Bid made to place urban design on government agenda

by Ksenia Stepanova13 Jun 2018

A statement paper has called for the Government to establish a national urban design committee to help develop “a national programme of making better places through design.”

This follows last month’s Urbanism New Zealand Conference held in Wellington, which was opened by Wellington Mayor Justin Lester and Minister of Housing and Urban Development Phil Twyford. The conference focused on the economic drivers shaping New Zealand’s towns and cities and explored the influence of planning regimes, urban design and residential supply and demand, among other factors.

According to conference spokesperson Gerald Blunt, a post-conference workshop took the topics under discussion and refined them into the key issues that have arisen as a result of long-term poor planning and urban management in New Zealand. A five-point proposal has been put forth to the Government, along with a process for urgently engaging Twyford and other officials on options for taking the proposal forward.

The main problems facing New Zealand’s towns and cities were identified as housing unaffordability, overly complex legal planning systems and insufficient planning to respond to environmental shocks, growth pressures, economic changes and energy shortages.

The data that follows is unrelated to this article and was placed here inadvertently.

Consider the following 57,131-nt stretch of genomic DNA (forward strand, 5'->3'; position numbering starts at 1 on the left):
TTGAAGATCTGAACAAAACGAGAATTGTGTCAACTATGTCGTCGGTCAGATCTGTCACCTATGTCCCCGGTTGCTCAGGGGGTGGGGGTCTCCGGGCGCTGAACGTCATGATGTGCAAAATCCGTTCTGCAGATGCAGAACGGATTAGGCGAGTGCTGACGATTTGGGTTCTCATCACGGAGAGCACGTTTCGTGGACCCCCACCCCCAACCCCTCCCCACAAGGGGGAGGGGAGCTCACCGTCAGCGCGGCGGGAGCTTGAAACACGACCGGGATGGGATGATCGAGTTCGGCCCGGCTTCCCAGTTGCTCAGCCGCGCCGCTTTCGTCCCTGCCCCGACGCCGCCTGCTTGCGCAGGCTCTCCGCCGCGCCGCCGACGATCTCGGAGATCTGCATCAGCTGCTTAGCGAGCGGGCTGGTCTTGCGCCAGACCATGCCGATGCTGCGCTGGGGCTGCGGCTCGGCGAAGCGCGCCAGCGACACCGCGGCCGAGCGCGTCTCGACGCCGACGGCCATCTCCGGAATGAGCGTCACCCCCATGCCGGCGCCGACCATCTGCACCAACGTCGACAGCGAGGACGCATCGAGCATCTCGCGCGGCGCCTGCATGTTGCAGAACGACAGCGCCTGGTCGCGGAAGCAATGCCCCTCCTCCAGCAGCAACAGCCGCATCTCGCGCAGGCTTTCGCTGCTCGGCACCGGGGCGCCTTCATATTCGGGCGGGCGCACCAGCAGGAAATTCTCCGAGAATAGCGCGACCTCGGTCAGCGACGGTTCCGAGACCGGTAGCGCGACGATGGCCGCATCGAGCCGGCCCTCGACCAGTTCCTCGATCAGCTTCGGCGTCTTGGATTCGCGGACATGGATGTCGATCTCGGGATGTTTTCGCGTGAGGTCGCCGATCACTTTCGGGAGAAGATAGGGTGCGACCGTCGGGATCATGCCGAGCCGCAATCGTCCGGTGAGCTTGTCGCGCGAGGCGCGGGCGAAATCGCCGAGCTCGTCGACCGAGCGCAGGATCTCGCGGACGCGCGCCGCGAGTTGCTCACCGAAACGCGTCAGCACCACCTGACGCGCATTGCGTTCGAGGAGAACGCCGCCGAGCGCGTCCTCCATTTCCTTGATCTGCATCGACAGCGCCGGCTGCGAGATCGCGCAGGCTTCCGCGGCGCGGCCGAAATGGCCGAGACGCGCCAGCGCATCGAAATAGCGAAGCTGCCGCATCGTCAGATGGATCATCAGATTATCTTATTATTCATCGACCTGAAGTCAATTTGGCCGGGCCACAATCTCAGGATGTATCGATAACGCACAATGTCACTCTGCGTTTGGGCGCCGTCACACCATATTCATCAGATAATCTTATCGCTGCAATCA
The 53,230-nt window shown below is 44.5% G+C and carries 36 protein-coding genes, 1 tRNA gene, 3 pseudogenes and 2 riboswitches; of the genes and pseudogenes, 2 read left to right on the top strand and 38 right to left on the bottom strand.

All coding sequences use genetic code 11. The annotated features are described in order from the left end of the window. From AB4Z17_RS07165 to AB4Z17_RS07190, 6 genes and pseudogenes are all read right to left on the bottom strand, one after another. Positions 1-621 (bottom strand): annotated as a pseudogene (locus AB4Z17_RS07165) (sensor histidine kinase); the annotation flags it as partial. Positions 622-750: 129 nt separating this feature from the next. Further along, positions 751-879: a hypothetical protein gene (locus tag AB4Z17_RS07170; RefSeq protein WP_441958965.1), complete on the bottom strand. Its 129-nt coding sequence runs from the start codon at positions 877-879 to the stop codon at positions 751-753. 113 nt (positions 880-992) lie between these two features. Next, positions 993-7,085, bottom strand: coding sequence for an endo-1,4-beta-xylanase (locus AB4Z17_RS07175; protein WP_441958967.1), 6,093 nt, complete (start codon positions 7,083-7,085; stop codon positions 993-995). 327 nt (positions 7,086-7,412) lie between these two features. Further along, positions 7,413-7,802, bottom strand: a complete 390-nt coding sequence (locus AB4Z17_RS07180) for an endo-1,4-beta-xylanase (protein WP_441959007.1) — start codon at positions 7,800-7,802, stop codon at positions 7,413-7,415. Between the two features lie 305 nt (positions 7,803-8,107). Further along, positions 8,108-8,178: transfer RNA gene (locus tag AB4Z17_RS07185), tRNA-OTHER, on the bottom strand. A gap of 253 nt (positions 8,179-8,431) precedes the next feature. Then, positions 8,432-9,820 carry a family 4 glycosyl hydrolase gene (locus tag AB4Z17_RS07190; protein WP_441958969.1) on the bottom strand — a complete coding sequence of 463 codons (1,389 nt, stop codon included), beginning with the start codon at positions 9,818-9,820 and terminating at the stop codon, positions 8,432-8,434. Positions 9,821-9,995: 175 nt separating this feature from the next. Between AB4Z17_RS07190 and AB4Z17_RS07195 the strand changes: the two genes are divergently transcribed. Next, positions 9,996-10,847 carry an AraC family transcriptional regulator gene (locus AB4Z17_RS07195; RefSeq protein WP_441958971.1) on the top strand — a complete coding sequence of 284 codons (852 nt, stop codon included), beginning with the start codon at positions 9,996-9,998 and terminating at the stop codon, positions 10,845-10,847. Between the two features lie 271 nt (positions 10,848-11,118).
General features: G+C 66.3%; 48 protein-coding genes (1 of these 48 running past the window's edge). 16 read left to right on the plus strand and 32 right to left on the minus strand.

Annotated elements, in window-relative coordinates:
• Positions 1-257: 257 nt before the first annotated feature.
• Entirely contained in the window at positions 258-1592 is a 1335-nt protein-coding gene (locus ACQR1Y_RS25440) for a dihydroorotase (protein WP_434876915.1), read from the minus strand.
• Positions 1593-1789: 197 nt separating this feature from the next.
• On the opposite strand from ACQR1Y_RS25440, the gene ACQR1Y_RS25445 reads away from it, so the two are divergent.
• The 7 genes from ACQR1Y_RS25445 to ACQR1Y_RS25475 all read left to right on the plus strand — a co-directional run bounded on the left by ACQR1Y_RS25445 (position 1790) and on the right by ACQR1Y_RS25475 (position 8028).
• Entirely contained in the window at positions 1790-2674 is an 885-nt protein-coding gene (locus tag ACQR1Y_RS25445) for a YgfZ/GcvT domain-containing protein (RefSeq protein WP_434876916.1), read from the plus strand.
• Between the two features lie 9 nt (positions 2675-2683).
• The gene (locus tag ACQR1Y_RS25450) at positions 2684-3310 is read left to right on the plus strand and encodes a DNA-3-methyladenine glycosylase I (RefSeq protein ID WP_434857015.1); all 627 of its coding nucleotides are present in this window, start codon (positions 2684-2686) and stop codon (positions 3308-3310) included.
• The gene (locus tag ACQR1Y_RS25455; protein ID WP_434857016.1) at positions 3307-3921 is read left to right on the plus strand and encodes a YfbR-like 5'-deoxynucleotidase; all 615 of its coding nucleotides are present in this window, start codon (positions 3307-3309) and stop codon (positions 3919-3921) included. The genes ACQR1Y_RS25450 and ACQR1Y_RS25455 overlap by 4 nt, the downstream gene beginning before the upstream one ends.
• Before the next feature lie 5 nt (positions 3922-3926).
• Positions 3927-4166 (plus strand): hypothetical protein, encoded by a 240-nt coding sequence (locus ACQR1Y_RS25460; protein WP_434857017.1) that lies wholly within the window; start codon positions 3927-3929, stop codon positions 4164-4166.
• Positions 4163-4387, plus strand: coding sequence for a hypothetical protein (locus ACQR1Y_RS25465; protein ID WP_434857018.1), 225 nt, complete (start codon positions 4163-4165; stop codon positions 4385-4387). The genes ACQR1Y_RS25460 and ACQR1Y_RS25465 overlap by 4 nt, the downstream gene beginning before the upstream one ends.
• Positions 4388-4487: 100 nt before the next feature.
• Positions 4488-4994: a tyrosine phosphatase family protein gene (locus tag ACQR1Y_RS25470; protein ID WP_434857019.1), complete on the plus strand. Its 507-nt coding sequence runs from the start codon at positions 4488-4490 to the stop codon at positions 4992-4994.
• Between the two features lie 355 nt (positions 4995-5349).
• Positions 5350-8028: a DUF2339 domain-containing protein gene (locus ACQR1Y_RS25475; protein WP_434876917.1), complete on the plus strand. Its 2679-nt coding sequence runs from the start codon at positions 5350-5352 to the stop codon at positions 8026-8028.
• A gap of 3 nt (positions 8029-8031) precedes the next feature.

As a result, the proposal’s main pitches include an improved policy framework to address urban matters, a national design review process to monitor projects such as KiwiBuild, a national policy statement on Urban Form and a coherent design response to climate change.

“This proposal could not be more timely given the newly announced Ministry of Housing and Urban Development, and the planning that will be going into creating a more robust network of supporting mechanisms around the new Ministry to make it a success,” said Blunt.

“We believe that such a committee would fill the gap of acting as a technical advisory group to relevant ministers and the public. It would not be a development agency, but it could eventually evolve into something similar to the UK’s Commission for Architecture and the Built Environment.”


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